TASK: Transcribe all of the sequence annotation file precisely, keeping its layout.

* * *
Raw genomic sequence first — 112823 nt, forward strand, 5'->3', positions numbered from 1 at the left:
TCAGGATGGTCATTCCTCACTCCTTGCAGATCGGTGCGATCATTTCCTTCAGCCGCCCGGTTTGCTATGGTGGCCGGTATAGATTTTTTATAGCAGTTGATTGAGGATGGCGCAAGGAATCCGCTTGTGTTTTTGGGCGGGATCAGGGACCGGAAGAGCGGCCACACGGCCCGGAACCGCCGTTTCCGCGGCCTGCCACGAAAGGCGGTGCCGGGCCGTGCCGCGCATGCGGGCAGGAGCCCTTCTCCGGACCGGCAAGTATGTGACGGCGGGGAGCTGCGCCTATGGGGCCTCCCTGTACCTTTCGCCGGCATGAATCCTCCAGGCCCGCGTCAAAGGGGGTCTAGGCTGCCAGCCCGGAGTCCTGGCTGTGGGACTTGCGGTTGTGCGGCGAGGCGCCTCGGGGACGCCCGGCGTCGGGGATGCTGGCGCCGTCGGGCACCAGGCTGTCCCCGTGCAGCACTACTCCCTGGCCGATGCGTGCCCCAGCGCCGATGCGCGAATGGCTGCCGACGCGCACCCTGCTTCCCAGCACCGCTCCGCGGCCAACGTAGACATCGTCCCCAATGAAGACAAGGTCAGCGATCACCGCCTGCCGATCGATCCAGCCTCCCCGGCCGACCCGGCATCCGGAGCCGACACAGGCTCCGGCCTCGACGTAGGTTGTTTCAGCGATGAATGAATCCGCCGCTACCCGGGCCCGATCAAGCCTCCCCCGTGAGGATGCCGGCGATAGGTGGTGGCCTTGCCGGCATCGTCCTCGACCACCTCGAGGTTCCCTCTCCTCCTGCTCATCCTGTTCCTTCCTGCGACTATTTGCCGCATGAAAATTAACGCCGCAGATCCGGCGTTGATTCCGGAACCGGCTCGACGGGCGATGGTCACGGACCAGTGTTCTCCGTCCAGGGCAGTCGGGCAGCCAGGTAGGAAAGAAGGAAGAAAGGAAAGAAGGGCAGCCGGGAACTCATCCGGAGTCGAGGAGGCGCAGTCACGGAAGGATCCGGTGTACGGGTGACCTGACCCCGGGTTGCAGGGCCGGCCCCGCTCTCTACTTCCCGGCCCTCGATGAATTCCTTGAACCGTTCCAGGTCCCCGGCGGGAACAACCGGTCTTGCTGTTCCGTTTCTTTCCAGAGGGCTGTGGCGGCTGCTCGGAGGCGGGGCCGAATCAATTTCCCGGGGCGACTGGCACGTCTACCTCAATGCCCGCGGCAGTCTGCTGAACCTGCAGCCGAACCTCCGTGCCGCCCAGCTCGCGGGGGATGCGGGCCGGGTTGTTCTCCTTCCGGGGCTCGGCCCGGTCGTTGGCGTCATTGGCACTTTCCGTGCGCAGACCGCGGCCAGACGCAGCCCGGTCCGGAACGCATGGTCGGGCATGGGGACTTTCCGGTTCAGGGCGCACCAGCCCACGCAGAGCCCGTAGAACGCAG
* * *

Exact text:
Raw genomic sequence first — 112823 nt, forward strand, 5'->3', positions numbered from 1 at the left:
TCAGGATGGTCATTCCTCACTCCTTGCAGATCGGTGCGATCATTTCCTTCAGCCGCCCGGTTTGCTATGGTGGCCGGTATAGATTTTTTATAGCAGTTGATTGAGGATGGCGCAAGGAATCCGCTTGTGTTTTTGGGCGGGATCAGGGACCGGAAGAGCGGCCACACGGCCCGGAACCGCCGTTTCCGCGGCCTGCCACGAAAGGCGGTGCCGGGCCGTGCCGCGCATGCGGGCAGGAGCCCTTCTCCGGACCGGCAAGTATGTGACGGCGGGGAGCTGCGCCTATGGGGCCTCCCTGTACCTTTCGCCGGCATGAATCCTCCAGGCCCGCGTCAAAGGGGGTCTAGGCTGCCAGCCCGGAGTCCTGGCTGTGGGACTTGCGGTTGTGCGGCGAGGCGCCTCGGGGACGCCCGGCGTCGGGGATGCTGGCGCCGTCGGGCACCAGGCTGTCCCCGTGCAGCACTACTCCCTGGCCGATGCGTGCCCCAGCGCCGATGCGCGAATGGCTGCCGACGCGCACCCTGCTTCCCAGCACCGCTCCGCGGCCAACGTAGACATCGTCCCCAATGAAGACAAGGTCAGCGATCACCGCCTGCCGATCGATCCAGCCTCCCCGGCCGACCCGGCATCCGGAGCCGACACAGGCTCCGGCCTCGACGTAGGTTGTTTCAGCGATGAATGAATCCGCCGCTACCCGGGCCCGATCAAGCCTCCCCCGTGAGGATGCCGGCGATAGGTGGTGGCCTTGCCGGCATCGTCCTCGACCACCTCGAGGTTCCCTCTCCTCCTGCTCATCCTGTTCCTTCCTGCGACTATTTGCCGCATGAAAATTAACGCCGCAGATCCGGCGTTGATTCCGGAACCGGCTCGACGGGCGATGGTCACGGACCAGTGTTCTCCGTCCAGGGCAGTCGGGCAGCCAGGTAGGAAAGAAGGAAGAAAGGAAAGAAGGGCAGCCGGGAACTCATCCGGAGTCGAGGAGGCGCAGTCACGGAAGGATCCGGTGTACGGGTGACCTGACCCCGGGTTGCAGGGCCGGCCCCGCTCTCTACTTCCCGGCCCTCGATGAATTCCTTGAACCGTTCCAGGTCCCCGGCGGGAACAACCGGTCTTGCTGTTCCGTTTCTTTCCAGAGGGCTGTGGCGGCTGCTCGGAGGCGGGGCCGAATCAATTTCCCGGGGCGACTGGCACGTCTACCTCAATGCCCGCGGCAGTCTGCTGAACCTGCAGCCGAACCTCCGTGCCGCCCAGCTCGCGGGGGATGCGGGCCGGGTTGTTCTCCTTCCGGGGCTCGGCCCGGTCGTTGGCGTCATTGGCACTTTCCGTGCGCAGACCGCGGCCAGACGCAGCCCGGTCCGGAACGCATGGTCGGGCATGGGGACTTTCCGGTTCAGGGCGCACCAGCCCACGCAGAGCCCGTAGAACGCAG